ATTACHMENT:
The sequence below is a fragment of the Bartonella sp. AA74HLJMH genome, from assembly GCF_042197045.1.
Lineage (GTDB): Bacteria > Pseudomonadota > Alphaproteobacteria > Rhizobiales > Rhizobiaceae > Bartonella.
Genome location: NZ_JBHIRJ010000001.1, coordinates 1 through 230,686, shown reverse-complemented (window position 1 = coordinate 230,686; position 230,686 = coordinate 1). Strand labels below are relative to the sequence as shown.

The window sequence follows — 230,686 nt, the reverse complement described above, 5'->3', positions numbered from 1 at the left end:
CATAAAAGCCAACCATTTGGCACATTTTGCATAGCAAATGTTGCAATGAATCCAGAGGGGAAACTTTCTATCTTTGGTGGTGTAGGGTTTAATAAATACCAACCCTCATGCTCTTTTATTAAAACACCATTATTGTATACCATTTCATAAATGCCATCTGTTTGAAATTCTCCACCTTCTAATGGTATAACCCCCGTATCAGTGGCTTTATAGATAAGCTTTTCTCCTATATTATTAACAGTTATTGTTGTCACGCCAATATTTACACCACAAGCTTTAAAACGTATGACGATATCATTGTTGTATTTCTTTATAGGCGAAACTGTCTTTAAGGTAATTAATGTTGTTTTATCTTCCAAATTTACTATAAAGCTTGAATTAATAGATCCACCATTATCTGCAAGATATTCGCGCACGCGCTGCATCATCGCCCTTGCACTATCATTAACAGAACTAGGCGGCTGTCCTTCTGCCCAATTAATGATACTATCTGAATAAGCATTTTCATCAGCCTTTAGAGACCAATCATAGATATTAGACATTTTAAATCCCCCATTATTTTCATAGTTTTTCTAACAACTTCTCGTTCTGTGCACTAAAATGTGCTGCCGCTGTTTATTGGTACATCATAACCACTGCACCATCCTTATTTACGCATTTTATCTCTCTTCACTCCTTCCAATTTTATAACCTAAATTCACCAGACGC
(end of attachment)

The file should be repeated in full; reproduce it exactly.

The sequence below is a fragment of the Bartonella sp. AA74HLJMH genome, from assembly GCF_042197045.1.
Lineage (GTDB): Bacteria > Pseudomonadota > Alphaproteobacteria > Rhizobiales > Rhizobiaceae > Bartonella.
Genome location: NZ_JBHIRJ010000001.1, coordinates 1 through 230,686, shown reverse-complemented (window position 1 = coordinate 230,686; position 230,686 = coordinate 1). Strand labels below are relative to the sequence as shown.

The window sequence follows — 230,686 nt, the reverse complement described above, 5'->3', positions numbered from 1 at the left end:
CATAAAAGCCAACCATTTGGCACATTTTGCATAGCAAATGTTGCAATGAATCCAGAGGGGAAACTTTCTATCTTTGGTGGTGTAGGGTTTAATAAATACCAACCCTCATGCTCTTTTATTAAAACACCATTATTGTATACCATTTCATAAATGCCATCTGTTTGAAATTCTCCACCTTCTAATGGTATAACCCCCGTATCAGTGGCTTTATAGATAAGCTTTTCTCCTATATTATTAACAGTTATTGTTGTCACGCCAATATTTACACCACAAGCTTTAAAACGTATGACGATATCATTGTTGTATTTCTTTATAGGCGAAACTGTCTTTAAGGTAATTAATGTTGTTTTATCTTCCAAATTTACTATAAAGCTTGAATTAATAGATCCACCATTATCTGCAAGATATTCGCGCACGCGCTGCATCATCGCCCTTGCACTATCATTAACAGAACTAGGCGGCTGTCCTTCTGCCCAATTAATGATACTATCTGAATAAGCATTTTCATCAGCCTTTAGAGACCAATCATAGATATTAGACATTTTAAATCCCCCATTATTTTCATAGTTTTTCTAACAACTTCTCGTTCTGTGCACTAAAATGTGCTGCCGCTGTTTATTGGTACATCATAACCACTGCACCATCCTTATTTACGCATTTTATCTCTCTTCACTCCTTCCAATTTTATAACCTAAATTCACCAGACGC